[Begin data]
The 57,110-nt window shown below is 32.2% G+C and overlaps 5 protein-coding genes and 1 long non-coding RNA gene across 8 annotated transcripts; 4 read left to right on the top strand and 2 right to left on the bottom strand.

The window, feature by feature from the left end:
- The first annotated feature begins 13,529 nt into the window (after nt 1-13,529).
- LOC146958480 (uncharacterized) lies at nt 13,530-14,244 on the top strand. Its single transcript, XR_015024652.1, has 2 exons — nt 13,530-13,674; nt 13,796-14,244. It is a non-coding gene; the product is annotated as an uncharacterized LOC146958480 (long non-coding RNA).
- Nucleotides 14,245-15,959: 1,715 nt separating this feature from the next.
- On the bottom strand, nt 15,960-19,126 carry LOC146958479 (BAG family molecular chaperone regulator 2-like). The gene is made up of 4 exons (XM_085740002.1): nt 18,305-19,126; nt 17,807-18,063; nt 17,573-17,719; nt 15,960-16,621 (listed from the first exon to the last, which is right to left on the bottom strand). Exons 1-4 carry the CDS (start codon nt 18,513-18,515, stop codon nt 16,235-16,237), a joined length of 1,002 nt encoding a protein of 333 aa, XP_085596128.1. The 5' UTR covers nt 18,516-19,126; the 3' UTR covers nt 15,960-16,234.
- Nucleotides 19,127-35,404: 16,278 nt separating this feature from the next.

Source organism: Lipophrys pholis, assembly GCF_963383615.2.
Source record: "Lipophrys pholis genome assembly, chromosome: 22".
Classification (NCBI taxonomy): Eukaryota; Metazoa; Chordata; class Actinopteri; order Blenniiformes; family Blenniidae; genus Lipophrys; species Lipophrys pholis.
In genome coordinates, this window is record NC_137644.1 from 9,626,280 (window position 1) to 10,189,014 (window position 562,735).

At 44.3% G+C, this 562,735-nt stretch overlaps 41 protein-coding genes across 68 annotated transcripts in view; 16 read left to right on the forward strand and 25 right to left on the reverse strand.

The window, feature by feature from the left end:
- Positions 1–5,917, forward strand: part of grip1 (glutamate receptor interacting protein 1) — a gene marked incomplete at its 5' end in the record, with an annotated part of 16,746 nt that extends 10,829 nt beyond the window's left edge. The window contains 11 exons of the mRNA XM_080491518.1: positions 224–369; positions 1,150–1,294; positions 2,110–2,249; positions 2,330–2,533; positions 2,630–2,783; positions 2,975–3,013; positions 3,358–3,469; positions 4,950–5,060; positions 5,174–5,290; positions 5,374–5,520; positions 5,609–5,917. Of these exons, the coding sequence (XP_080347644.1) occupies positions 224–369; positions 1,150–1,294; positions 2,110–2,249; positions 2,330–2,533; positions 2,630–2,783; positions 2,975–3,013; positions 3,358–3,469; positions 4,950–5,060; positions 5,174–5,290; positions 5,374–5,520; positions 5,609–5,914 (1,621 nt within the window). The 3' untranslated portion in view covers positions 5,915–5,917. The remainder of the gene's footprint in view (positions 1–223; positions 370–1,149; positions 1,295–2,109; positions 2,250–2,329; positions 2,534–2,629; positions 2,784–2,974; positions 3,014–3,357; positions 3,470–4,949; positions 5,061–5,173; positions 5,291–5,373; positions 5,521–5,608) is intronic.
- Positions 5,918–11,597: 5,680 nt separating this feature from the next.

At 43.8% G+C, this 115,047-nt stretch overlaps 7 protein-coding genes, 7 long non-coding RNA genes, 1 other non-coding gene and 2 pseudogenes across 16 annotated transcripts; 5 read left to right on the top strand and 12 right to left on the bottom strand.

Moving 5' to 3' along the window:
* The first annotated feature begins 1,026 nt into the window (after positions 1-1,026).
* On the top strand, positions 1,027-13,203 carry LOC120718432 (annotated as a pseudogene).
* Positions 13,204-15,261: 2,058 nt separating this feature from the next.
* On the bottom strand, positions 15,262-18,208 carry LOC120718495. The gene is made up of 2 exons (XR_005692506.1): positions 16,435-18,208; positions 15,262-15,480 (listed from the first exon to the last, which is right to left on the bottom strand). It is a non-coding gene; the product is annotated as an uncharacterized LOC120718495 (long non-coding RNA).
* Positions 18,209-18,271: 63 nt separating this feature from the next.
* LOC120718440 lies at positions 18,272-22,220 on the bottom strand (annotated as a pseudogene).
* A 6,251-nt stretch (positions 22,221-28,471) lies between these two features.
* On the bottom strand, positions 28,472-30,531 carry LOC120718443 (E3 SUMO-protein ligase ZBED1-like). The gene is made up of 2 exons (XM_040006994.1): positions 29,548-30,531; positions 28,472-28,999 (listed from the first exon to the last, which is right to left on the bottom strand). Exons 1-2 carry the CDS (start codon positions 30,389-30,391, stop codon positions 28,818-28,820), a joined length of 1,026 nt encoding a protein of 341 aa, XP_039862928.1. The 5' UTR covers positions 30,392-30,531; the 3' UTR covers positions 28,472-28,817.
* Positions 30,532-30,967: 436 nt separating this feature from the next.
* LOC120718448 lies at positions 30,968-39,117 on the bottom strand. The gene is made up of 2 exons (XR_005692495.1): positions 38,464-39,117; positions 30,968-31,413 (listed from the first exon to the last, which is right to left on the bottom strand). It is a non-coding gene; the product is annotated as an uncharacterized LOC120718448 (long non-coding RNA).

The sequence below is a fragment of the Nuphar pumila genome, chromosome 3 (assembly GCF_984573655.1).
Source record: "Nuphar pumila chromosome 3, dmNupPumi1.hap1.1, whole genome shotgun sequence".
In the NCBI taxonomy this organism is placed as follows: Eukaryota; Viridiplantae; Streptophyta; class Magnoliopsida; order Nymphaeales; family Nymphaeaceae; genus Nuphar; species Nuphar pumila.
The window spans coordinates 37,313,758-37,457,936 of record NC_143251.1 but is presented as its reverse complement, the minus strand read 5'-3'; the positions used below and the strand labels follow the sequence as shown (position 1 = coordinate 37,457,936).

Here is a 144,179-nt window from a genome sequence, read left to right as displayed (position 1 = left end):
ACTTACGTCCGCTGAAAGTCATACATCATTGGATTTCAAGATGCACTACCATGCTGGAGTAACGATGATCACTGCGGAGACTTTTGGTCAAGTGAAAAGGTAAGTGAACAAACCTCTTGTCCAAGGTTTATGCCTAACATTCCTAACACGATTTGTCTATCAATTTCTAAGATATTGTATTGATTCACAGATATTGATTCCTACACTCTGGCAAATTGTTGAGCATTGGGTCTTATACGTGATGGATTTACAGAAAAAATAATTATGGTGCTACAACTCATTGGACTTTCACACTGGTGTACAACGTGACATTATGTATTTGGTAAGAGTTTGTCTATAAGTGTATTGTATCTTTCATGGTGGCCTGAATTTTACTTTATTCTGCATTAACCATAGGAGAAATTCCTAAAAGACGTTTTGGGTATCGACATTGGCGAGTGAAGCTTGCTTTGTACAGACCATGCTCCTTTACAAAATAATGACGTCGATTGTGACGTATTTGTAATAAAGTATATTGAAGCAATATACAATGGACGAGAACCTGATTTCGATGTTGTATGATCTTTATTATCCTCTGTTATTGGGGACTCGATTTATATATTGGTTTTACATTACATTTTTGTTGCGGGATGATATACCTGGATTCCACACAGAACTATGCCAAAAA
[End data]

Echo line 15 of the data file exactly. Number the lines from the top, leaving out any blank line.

- Positions 5,918–11,597: 5,680 nt separating this feature from the next.